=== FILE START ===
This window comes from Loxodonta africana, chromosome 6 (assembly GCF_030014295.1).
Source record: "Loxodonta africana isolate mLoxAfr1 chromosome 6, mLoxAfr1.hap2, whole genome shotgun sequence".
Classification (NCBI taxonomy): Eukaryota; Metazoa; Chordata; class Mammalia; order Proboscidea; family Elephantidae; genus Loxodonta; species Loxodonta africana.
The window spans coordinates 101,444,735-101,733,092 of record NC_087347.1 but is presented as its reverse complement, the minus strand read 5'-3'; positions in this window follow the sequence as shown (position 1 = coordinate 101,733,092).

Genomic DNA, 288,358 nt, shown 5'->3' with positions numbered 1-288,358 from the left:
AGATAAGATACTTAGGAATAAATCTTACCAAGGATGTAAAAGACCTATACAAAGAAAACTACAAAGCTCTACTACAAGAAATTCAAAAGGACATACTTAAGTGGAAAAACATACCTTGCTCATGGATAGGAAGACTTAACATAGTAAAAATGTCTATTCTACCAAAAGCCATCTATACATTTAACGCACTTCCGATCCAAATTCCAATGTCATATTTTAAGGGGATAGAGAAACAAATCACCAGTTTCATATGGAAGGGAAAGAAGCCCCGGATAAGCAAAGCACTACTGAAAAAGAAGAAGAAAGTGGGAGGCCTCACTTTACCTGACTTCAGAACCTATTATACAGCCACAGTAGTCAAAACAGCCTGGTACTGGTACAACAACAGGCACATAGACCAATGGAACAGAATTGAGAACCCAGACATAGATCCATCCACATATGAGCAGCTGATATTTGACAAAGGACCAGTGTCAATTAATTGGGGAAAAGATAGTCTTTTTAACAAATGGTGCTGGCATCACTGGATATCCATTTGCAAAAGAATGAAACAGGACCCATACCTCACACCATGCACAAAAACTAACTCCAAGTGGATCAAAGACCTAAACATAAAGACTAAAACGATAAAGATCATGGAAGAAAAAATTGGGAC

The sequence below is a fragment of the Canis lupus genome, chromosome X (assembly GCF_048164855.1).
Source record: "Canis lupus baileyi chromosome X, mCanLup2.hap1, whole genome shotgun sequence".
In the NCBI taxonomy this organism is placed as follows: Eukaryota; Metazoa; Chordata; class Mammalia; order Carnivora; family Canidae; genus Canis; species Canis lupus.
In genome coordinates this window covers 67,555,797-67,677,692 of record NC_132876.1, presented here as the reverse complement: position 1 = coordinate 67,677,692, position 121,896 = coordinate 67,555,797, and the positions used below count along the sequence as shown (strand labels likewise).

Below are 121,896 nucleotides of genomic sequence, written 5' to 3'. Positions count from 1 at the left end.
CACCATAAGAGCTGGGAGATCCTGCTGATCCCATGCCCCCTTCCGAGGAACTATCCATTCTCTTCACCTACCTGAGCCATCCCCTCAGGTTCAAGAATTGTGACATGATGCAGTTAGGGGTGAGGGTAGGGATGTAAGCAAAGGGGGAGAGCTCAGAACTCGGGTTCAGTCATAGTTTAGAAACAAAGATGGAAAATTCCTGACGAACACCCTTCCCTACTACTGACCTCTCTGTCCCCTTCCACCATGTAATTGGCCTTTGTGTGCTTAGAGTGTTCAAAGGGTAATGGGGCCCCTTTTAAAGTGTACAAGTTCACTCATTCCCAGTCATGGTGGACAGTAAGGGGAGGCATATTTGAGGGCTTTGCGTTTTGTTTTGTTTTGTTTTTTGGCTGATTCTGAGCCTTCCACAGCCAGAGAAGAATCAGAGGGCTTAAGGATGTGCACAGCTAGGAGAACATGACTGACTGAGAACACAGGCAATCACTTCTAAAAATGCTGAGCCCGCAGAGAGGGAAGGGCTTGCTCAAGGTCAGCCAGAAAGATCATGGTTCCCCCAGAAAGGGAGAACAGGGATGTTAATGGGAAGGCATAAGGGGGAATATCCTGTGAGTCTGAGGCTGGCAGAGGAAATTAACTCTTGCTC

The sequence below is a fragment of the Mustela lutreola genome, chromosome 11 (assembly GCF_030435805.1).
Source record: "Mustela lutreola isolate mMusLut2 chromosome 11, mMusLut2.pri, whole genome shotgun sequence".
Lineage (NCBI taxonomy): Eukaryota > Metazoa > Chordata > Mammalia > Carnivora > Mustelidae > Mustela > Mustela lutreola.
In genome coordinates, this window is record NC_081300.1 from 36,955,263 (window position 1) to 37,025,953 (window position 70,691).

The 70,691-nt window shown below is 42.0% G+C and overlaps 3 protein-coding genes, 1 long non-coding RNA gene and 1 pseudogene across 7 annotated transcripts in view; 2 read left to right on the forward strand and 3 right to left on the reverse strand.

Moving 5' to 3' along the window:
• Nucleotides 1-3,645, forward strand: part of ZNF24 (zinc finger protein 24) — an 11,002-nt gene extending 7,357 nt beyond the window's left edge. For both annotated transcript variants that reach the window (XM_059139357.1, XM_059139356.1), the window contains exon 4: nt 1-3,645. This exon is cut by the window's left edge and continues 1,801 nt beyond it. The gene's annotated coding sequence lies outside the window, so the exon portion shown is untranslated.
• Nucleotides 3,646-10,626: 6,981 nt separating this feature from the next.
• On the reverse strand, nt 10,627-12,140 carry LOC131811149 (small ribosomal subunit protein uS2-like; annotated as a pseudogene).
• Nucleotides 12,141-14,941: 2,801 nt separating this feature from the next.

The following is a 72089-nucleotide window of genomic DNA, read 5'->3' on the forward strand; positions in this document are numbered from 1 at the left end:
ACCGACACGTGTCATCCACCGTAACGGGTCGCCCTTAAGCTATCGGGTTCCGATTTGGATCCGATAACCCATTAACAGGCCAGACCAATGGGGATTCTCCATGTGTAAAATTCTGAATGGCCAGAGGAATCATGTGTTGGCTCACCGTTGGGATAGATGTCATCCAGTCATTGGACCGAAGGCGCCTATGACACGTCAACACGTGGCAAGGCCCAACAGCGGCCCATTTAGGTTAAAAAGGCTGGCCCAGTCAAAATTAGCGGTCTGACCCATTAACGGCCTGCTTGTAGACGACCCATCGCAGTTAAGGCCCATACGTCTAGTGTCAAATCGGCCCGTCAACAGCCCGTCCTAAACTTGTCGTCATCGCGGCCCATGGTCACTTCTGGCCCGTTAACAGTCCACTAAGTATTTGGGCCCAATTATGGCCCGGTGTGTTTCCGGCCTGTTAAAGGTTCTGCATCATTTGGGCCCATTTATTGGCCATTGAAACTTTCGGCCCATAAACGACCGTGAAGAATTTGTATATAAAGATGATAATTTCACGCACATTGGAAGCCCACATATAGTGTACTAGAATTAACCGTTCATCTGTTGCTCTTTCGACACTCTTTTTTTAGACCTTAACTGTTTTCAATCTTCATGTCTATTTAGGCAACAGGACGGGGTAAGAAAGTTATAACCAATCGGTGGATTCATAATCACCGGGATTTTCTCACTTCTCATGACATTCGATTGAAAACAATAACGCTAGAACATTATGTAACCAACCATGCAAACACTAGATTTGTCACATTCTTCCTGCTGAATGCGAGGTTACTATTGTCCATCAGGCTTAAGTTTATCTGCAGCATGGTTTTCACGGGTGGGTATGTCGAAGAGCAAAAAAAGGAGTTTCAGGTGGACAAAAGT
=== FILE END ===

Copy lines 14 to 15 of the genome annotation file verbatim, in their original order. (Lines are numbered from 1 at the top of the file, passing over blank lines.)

Source record: "Mustela lutreola isolate mMusLut2 chromosome 11, mMusLut2.pri, whole genome shotgun sequence".
Lineage (NCBI taxonomy): Eukaryota > Metazoa > Chordata > Mammalia > Carnivora > Mustelidae > Mustela > Mustela lutreola.